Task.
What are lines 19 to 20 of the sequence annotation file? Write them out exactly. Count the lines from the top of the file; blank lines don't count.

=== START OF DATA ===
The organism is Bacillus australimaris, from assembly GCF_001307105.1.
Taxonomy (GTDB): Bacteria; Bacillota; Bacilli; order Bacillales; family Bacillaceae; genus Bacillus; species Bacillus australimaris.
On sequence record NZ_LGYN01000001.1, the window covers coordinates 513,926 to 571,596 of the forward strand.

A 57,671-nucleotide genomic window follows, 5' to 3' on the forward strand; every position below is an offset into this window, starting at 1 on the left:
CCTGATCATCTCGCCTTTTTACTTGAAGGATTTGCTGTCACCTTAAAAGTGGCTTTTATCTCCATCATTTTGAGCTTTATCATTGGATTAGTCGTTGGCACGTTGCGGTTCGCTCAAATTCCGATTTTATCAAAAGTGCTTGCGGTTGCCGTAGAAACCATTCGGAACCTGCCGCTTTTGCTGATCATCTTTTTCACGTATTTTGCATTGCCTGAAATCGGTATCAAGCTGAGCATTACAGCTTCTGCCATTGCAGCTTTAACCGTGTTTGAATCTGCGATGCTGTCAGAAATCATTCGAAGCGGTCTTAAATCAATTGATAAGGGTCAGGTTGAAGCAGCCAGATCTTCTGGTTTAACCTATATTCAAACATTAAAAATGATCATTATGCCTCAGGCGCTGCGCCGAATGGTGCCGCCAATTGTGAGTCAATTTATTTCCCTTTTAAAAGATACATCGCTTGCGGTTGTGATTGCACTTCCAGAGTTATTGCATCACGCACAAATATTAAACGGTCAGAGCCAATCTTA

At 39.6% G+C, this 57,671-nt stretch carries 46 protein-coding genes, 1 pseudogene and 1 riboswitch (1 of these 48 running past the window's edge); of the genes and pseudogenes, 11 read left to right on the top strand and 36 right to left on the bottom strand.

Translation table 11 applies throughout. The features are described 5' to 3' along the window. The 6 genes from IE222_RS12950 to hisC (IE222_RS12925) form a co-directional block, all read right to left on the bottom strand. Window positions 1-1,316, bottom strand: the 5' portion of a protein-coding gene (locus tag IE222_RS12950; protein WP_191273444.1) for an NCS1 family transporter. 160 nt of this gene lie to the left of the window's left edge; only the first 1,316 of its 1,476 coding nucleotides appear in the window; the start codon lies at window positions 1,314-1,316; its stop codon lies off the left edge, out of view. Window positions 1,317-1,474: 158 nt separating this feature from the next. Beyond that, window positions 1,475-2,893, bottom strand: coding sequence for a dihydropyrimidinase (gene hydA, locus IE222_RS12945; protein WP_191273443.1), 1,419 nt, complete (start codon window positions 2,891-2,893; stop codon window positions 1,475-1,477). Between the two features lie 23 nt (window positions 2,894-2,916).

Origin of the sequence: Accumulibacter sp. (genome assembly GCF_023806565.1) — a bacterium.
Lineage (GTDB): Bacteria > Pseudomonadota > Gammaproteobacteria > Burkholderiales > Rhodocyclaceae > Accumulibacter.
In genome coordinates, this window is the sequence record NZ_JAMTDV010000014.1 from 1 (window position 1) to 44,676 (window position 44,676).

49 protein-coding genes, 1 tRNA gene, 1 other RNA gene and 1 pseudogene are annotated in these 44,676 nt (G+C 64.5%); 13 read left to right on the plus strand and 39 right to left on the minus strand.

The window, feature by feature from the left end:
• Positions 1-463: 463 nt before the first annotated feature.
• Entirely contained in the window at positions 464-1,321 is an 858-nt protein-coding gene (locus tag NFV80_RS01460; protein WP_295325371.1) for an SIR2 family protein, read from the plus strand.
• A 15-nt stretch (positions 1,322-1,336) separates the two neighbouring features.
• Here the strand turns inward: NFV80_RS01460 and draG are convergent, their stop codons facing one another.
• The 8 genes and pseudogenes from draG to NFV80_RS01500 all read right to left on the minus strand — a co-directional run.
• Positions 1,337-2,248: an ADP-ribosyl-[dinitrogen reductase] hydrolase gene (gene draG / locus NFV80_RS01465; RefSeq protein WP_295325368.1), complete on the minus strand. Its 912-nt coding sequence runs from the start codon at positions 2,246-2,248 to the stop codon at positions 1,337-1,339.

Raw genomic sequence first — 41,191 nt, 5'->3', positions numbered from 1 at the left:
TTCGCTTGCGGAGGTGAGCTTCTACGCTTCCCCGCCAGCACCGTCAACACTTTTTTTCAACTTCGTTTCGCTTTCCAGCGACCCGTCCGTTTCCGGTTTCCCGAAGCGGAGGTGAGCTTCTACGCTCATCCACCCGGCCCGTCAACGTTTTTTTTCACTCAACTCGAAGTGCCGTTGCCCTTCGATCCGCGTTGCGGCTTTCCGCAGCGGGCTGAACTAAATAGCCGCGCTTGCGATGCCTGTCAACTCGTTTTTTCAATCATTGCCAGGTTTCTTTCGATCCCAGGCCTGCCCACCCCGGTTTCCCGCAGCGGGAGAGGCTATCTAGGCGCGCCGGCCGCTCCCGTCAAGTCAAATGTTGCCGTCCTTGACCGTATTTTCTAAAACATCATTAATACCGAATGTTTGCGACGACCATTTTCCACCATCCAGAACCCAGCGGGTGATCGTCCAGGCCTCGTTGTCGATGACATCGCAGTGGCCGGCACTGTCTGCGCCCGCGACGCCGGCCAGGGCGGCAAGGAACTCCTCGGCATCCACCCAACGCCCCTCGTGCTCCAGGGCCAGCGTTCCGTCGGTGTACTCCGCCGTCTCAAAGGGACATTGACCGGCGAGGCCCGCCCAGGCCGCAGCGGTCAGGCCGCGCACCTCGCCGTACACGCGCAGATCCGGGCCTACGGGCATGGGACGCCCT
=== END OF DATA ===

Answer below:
Raw genomic sequence first — 41,191 nt, 5'->3', positions numbered from 1 at the left:
TTCGCTTGCGGAGGTGAGCTTCTACGCTTCCCCGCCAGCACCGTCAACACTTTTTTTCAACTTCGTTTCGCTTTCCAGCGACCCGTCCGTTTCCGGTTTCCCGAAGCGGAGGTGAGCTTCTACGCTCATCCACCCGGCCCGTCAACGTTTTTTTTCACTCAACTCGAAGTGCCGTTGCCCTTCGATCCGCGTTGCGGCTTTCCGCAGCGGGCTGAACTAAATAGCCGCGCTTGCGATGCCTGTCAACTCGTTTTTTCAATCATTGCCAGGTTTCTTTCGATCCCAGGCCTGCCCACCCCGGTTTCCCGCAGCGGGAGAGGCTATCTAGGCGCGCCGGCCGCTCCCGTCAAGTCAAATGTTGCCGTCCTTGACCGTATTTTCTAAAACATCATTAATACCGAATGTTTGCGACGACCATTTTCCACCATCCAGAACCCAGCGGGTGATCGTCCAGGCCTCGTTGTCGATGACATCGCAGTGGCCGGCACTGTCTGCGCCCGCGACGCCGGCCAGGGCGGCAAGGAACTCCTCGGCATCCACCCAACGCCCCTCGTGCTCCAGGGCCAGCGTTCCGTCGGTGTACTCCGCCGTCTCAAAGGGACATTGACCGGCGAGGCCCGCCCAGGCCGCAGCGGTCAGGCCGCGCACCTCGCCGTACACGCGCAGATCCGGGCCTACGGGCATGGGACGCCCT